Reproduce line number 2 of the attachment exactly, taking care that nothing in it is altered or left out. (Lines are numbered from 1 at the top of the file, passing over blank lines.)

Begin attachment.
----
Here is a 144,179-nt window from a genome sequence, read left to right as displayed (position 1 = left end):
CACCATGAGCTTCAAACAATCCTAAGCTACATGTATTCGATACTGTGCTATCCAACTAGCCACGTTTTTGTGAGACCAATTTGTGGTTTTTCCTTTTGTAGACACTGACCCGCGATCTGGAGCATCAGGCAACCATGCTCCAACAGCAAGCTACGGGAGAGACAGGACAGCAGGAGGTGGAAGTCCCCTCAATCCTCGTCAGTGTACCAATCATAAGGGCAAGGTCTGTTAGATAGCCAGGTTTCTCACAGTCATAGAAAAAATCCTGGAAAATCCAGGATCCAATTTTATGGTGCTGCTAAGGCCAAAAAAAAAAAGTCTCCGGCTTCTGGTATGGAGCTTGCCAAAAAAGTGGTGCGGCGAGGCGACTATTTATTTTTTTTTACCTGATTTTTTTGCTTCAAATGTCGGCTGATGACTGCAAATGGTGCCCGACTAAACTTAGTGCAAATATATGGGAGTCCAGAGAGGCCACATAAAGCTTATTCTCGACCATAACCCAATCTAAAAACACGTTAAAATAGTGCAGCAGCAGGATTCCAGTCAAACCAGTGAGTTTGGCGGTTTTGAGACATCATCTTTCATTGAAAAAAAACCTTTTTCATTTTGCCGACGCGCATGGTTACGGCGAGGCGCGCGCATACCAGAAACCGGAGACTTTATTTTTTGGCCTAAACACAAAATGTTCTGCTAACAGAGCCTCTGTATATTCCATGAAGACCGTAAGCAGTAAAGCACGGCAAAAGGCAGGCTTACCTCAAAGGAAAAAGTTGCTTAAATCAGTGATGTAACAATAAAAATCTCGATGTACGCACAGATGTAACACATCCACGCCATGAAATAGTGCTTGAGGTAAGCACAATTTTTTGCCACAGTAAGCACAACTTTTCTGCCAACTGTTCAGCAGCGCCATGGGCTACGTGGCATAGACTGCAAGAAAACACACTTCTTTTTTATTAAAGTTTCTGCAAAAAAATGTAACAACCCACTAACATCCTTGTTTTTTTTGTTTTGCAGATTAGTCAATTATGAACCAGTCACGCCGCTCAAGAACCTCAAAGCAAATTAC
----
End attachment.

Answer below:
CACCATGAGCTTCAAACAATCCTAAGCTACATGTATTCGATACTGTGCTATCCAACTAGCCACGTTTTTGTGAGACCAATTTGTGGTTTTTCCTTTTGTAGACACTGACCCGCGATCTGGAGCATCAGGCAACCATGCTCCAACAGCAAGCTACGGGAGAGACAGGACAGCAGGAGGTGGAAGTCCCCTCAATCCTCGTCAGTGTACCAATCATAAGGGCAAGGTCTGTTAGATAGCCAGGTTTCTCACAGTCATAGAAAAAATCCTGGAAAATCCAGGATCCAATTTTATGGTGCTGCTAAGGCCAAAAAAAAAAAGTCTCCGGCTTCTGGTATGGAGCTTGCCAAAAAAGTGGTGCGGCGAGGCGACTATTTATTTTTTTTTACCTGATTTTTTTGCTTCAAATGTCGGCTGATGACTGCAAATGGTGCCCGACTAAACTTAGTGCAAATATATGGGAGTCCAGAGAGGCCACATAAAGCTTATTCTCGACCATAACCCAATCTAAAAACACGTTAAAATAGTGCAGCAGCAGGATTCCAGTCAAACCAGTGAGTTTGGCGGTTTTGAGACATCATCTTTCATTGAAAAAAAACCTTTTTCATTTTGCCGACGCGCATGGTTACGGCGAGGCGCGCGCATACCAGAAACCGGAGACTTTATTTTTTGGCCTAAACACAAAATGTTCTGCTAACAGAGCCTCTGTATATTCCATGAAGACCGTAAGCAGTAAAGCACGGCAAAAGGCAGGCTTACCTCAAAGGAAAAAGTTGCTTAAATCAGTGATGTAACAATAAAAATCTCGATGTACGCACAGATGTAACACATCCACGCCATGAAATAGTGCTTGAGGTAAGCACAATTTTTTGCCACAGTAAGCACAACTTTTCTGCCAACTGTTCAGCAGCGCCATGGGCTACGTGGCATAGACTGCAAGAAAACACACTTCTTTTTTATTAAAGTTTCTGCAAAAAAATGTAACAACCCACTAACATCCTTGTTTTTTTTGTTTTGCAGATTAGTCAATTATGAACCAGTCACGCCGCTCAAGAACCTCAAAGCAAATTAC